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ment was for five years; and in 1826, in consequence of the intermediate good behaviour of the Lurkas, the restriction limiting the assessment to eight annas was renewed for a further period of five years.  It was noticed at this time that the Lurkas evinced a perfect willingness to be guided and ruled by British officers, and the utmost repugnance to the authority arrogated over them by the Singbhoom chiefs.  They, however, remained peaceably disposed till 1830, when the Jyunt, Lallgurh, and Aunla Peer Coles attacked the Rajah's officer posted at Jyuntgurh, seized all his property, and drove him from the place.  No steps were taken to punish the Coles for this aggression, and it was the commencement of an organized system of plunder which was carried on with impunity for several years.  The chiefs, who claimed their allegiance, could not control them, and it was found that they instigated the Lurkas to ravage the territories of those with whom they were themselves at feud, which of course increased the appetite of the tribe for plunder and rapine.

In consequence of this unsatisfactory state of affairs, a proposal made by Captain Wilkinson to employ a force to subdue the "Lurkas" thoroughly, and then to take the whole tribe under the direct management of the British officers, was favourably received by the Government and acted upon.  Two regiments of infantry, one of cavalry, and two brigades of guns, entered Singbhoom in November, 1836; operations were commenced against the refractory Peers, and by February following, all the Mankees and Moondahs (as the heads of Peers and villages are termed) had submitted, and bound themselves by fresh engagements to obey and pay revenue to the British Government, and no longer to follow the orders of the chiefs to whom they had been required to submit in 1821.  Since 1837, with a brief interval during the crisis of 1857, peace has been undisturbed.  During this period the Cole or Ho population has rapidly increased, and from the region around Chyebassah, the waste lands have entirely disappeared.  Colonies of Hindoos are now for the first time quietly settled in the heart of the Colehan; occupying villages apart from the Hos, and placing themselves without demur under the Ho Mankees of Peers, that is, the headmen of divisions or groups of villages.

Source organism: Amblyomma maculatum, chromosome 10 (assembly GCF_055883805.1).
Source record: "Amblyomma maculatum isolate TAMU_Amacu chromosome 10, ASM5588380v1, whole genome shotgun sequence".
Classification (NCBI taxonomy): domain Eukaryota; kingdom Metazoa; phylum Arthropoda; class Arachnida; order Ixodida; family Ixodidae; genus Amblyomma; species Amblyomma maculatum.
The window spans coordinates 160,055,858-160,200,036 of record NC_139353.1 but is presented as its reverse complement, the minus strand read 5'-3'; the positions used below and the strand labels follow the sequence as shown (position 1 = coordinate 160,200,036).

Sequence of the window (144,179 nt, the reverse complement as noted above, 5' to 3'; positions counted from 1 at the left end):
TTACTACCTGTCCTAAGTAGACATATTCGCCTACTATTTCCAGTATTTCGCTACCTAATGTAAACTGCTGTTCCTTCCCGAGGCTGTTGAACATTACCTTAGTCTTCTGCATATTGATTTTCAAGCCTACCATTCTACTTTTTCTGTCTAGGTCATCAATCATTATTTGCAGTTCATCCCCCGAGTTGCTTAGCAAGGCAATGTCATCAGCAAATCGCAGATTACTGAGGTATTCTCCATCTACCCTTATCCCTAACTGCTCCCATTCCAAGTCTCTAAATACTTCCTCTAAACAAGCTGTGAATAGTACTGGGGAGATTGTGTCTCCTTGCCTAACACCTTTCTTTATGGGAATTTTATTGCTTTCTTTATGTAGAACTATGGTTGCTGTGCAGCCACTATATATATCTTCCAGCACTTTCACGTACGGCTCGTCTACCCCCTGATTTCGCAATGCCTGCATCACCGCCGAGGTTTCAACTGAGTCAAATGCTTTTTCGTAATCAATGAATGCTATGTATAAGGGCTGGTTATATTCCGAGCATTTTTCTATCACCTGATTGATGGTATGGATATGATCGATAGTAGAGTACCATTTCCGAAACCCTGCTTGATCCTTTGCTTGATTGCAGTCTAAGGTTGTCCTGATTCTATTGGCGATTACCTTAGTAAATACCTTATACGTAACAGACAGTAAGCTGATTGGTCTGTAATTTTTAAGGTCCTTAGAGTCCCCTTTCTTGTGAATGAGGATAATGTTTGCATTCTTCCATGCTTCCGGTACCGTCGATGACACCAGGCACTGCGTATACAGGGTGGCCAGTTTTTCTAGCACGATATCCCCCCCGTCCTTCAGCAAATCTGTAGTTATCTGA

Simple rules for the administration of justice were drawn up, which, as now modified, bring the people and their officers together without the intervention of subordinate native officials.  Attempts were also made to wean the Hos from the direful superstitions that act as the great obstacle to their advancement in civilization: and with this view a school was established at Chyebassah.

The belief in sorcery, so common among wild races, is nowhere more universal than among the Hos; death used to be the invariable punishment for supposed witchcraft.  When a belief is entertained that sickness in a family or mortality amongst cattle, or other misfortune has been brought about by sorcery, a "Sokha," or witch-finder, is employed to find out who has cast the spell.  By the Sokhas
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